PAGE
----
Why do I have all of this stuff?
Where did I get that? This? All of it?!
What was I thinking?
Was there a purpose for this?
Did I want to make something out of that?
I felt like Sherlock Holmes uncovering all of these things as I packed up for my move. So many mysteries that led to questions; questions I could not answer!
After college, I moved into a two bedroom apartment with my twin. We lived in that place for six years. It’s the longest place I have lived since leaving home in 2006. For four years straight I had moved at least once a year.
Dorm > Grandparents house > Dorm > Grandparents house > Vienna > Apartment > House > Another house > Apartment > Family Friend’s House > Final Destination: Apartment with the twin in Webster Groves.
That’s a total of 11 times in four years. Moving that much really keeps you in check and continually kept me cleaning out my things. It was easy to constantly let go of stuff at that time. I was kind of like a gypsy. I needed to keep the things I owned to a minimum to make the continual transition as easy as possible.
Then I found myself in a position of more permanence. It was the first time since I left home that I felt like I could really relax and live in a space.
I started to keep things; rather collect stuff.
There was no longer a need to keep my life a minimum, or so I thought. I was living in the luxury of accumulation, possibility, and potential.
If I saw an object and thought that in some way I could bring it a new life, I would keep it. Over the years I spent a lot of time thinking of projects, being inspired by things and yet very few projects ever came to fruition.
Most of the projects were repurposed clothing ideas. I’d grab some stuff at a thrift store with the intention to create something rad from the second-hand garment but then I’d never get around to it. I would just keep wearing the same things until they got so worn in I needed to replace.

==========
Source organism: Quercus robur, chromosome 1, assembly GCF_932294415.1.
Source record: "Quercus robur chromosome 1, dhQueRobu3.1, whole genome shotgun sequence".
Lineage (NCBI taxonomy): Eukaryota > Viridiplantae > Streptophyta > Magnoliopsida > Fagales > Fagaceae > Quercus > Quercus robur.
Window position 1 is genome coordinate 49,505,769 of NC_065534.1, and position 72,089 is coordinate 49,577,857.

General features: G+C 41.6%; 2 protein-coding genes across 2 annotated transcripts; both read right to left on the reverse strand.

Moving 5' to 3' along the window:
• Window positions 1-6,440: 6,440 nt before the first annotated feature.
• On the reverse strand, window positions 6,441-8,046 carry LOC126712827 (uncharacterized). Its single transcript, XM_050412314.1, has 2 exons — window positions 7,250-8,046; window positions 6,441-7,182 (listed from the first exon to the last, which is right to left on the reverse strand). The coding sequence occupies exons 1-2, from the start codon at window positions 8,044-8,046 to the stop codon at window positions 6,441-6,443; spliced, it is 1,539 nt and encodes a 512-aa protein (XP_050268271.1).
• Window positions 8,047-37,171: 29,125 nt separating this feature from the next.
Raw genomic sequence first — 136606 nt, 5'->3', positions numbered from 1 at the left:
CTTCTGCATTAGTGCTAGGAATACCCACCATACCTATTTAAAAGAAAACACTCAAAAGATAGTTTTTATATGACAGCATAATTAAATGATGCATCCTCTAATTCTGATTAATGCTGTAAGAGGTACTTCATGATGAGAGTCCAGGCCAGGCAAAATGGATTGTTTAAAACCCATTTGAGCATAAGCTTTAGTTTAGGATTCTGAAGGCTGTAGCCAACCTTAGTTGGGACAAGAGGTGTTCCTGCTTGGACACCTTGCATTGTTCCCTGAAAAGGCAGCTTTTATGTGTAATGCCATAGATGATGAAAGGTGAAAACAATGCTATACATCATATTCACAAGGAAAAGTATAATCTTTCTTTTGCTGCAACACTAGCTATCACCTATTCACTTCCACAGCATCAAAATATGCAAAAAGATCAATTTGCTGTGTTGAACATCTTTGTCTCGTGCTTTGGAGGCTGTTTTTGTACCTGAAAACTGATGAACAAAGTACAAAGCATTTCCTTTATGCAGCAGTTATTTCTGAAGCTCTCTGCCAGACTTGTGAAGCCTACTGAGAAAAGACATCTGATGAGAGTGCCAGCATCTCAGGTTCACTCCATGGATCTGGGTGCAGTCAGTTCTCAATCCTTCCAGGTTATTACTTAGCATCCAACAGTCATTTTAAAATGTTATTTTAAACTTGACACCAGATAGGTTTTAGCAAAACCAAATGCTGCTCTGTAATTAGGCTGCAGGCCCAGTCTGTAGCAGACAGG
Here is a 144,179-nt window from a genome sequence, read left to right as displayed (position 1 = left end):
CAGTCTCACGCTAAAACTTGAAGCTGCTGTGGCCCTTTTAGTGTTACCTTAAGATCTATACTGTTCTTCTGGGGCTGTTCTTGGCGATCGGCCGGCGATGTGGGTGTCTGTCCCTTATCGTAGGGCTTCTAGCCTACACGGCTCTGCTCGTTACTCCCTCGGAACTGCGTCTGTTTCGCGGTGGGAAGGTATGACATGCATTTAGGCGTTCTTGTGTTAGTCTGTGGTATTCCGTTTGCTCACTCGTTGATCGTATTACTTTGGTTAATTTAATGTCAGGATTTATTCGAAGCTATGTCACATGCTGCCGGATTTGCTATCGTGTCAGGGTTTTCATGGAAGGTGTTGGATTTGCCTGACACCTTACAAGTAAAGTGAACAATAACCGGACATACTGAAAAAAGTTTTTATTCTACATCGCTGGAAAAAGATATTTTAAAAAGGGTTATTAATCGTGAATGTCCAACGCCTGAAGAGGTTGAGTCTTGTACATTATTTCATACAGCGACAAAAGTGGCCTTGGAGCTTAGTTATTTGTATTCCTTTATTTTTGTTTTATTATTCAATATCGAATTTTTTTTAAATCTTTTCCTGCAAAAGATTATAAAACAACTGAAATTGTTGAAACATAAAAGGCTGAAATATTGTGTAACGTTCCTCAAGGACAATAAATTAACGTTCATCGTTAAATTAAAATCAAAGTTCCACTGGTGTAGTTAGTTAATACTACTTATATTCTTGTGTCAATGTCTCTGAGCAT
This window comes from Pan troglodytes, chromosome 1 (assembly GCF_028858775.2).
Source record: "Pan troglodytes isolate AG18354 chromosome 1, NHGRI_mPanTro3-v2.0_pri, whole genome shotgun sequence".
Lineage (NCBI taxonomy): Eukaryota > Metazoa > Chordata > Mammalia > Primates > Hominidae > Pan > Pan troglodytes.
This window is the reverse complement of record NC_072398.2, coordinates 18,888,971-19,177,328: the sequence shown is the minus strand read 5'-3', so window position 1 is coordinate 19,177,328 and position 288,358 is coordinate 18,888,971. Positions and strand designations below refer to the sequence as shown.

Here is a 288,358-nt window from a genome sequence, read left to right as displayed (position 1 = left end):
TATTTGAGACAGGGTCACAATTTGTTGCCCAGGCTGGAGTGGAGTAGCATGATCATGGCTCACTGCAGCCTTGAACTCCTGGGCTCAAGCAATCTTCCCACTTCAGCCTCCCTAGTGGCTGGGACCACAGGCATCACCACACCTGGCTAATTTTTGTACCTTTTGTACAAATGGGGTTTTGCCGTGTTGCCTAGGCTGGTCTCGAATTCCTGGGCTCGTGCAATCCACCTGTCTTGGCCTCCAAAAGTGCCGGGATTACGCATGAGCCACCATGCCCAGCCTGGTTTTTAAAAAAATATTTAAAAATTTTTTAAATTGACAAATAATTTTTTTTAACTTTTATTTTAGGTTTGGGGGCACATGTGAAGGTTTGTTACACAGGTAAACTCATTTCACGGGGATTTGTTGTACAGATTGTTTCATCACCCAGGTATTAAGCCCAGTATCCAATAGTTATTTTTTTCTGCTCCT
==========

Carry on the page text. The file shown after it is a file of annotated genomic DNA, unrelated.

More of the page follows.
When I was put in the position to face all of the stuff I had accumulated over six years I was overwhelmed with disappointment and failure.
I just stared at all of the money I spent. All of the ideas I didn’t see through. Visually facing my carbon footprint forced me to start letting go. Sifting through all of my stuff was far more emotionally exhausting than I ever imagined. I learned a lot about myself and now I have a firm grasp on the type of consumer I want to be.
I want to be smarter about my decisions.
I want to understand my ambitions and then focus on the reality of my ideas.
I want to start learning what I actually use so I can make better investments.
Learning to let go really meant I had to forgive myself. Once I managed to make peace with the mounds of useless junk I accumulated I was able to see this move as the reality check I needed.
I bagged up six 28 gallon trash bags filled with clothes and when I donated them I decided I can’t go back to that lifestyle.
Hanger has helped me change my habits. Now I actually consider what need vs. want really is when I am purchasing an item for my closet. I’m also more conscious of the emotional investment along with the financial one. Those two considerations are no longer separate and Hanger is keeping my ass in check!
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Kasper Woldtvedt - Fashion Engagement Manager, Hanger.io Kasper leads fashion engagement and fashion-related business development initiatives for Hanger. She attends events all around the world, ready to pick the brains of fashionistas, creatives, entrepreneurs, and business owners to see how the Hanger platform can support their efforts. In her free time you can find her at a local music venue or eating a burrito.
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